Brenda  46:13
And taking some time. I know, some people will do a like, you know, the kind of quote-unquote, date night, but date night is also like a child freeze zone where you’re not allowed to talk about that particular child, and you really just put up a boundary around that, specifically, and it kind of sounds silly, but it’s like, you know, between seven and 10pm. On Wednesdays, that topic does not come up. I didn’t have that. But I’ve heard of people that do that. And it sounds like a really good idea.
Laura  46:47
I think it’s not silly at all and or to just have a designated time where we do talk about this, you know, every day between six and seven, or six and eight or whatever, we talk about all our concerns. And then the rest of the time, unless there’s something imminent that needs to be addressed. We don’t talk about it, because, as you said, it can be all-consuming. And the truth is a lot of people have other aspects of their lives that they need to continue to manage. They have other children to the parent, they have jobs, they have aging parents, it doesn’t have to be their entire focus, they’ll feel inclined to want to make it their entire focus, because it’s so scary. But it actually is really effective to be intentional about not doing that.
Brenda  47:26
I really like that I actually like that better than the this is the off time is because then that leaves way too much time to talk. Yeah, really? Yeah, that’s really smart. Just to say, Okay, this is obviously going on, it’s it could consume our whole life. Here’s the specific time that we were both not hungry. What is it HALT, hungry, angry, lonely or tired? Pick one of those times when we can have this and then and then let it not let it go. Because you can never let it go. But right, but get on with the other parts of your life so that you’re not day to day, hour by hour consumed with it so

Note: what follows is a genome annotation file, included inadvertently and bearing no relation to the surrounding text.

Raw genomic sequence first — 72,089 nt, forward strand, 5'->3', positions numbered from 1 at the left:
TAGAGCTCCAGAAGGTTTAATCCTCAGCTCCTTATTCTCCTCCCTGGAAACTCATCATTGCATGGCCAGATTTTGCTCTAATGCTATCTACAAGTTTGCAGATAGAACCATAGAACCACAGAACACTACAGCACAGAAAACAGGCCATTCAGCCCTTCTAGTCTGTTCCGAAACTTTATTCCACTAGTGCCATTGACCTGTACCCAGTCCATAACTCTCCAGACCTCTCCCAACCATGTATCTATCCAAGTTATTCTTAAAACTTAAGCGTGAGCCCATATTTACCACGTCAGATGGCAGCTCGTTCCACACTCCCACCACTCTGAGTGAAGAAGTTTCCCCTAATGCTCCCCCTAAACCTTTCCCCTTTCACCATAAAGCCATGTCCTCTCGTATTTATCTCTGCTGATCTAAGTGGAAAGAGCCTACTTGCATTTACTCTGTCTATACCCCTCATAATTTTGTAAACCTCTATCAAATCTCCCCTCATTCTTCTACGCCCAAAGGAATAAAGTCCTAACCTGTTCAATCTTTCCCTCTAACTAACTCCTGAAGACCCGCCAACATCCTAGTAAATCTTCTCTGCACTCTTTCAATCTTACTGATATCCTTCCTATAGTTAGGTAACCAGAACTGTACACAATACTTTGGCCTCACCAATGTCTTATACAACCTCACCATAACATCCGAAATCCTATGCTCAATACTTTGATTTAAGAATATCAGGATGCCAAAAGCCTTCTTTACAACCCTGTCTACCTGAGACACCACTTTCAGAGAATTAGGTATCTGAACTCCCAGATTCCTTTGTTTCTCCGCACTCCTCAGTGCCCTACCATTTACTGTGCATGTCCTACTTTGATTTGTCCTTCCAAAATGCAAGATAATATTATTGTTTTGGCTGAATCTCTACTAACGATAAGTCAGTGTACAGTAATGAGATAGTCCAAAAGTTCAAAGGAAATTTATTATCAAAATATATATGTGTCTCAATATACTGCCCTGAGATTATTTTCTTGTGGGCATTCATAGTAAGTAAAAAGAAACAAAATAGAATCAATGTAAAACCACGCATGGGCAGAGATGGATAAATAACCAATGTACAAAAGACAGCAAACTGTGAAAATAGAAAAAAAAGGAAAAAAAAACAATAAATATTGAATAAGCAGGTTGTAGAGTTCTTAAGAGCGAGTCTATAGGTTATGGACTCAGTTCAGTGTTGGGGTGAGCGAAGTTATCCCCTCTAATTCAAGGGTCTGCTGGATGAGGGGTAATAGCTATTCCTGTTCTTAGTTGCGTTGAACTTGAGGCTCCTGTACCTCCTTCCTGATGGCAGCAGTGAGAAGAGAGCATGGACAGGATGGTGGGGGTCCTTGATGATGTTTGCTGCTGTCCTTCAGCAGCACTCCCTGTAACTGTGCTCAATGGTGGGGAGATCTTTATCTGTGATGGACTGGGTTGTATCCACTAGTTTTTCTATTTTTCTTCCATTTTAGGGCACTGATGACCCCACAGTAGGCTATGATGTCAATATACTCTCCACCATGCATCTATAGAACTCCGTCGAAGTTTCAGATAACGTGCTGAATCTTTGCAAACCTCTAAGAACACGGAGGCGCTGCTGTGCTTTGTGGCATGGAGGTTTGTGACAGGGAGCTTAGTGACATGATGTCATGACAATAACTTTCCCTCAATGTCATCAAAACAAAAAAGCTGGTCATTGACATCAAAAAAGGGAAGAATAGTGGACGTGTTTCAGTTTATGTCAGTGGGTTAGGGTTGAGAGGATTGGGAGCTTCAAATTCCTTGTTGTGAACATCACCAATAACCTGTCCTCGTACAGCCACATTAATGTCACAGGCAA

Laura  48:01
and it is helpful to do that. Because you’re very, you need to be able to talk to your partner about it. But you’re also when you’re talking about it all the time. You’re amplifying it. So you’re amplifying that stress in your body as you talk about it more and more. So it’s good to have some boundaries on that.
Brenda  48:18
Definitely. Yeah, I love that. That’s a great tip. Well, what do you love most about what you do? I would? I’m always curious about that. And then also being a therapist, and you’re working with lots of people, how do you take care of yourself so that you don’t run out of energy for your clients that you work with?
Laura  48:36
I love helping people, like I said earlier in the conversation, I’ve just always kind of been a natural helper. I’m really curious about people and their stories I have people that are not part of the therapy world asked me often do you get sick of hearing about people’s problems? And the answer is no, I’m fascinated by people’s lives. And I also love seeing how resilient people are and how they can overcome obstacles and difficulties in their life. So I just feel very inspired by my client I clients that I get a ton out of that. 
Laura  49:09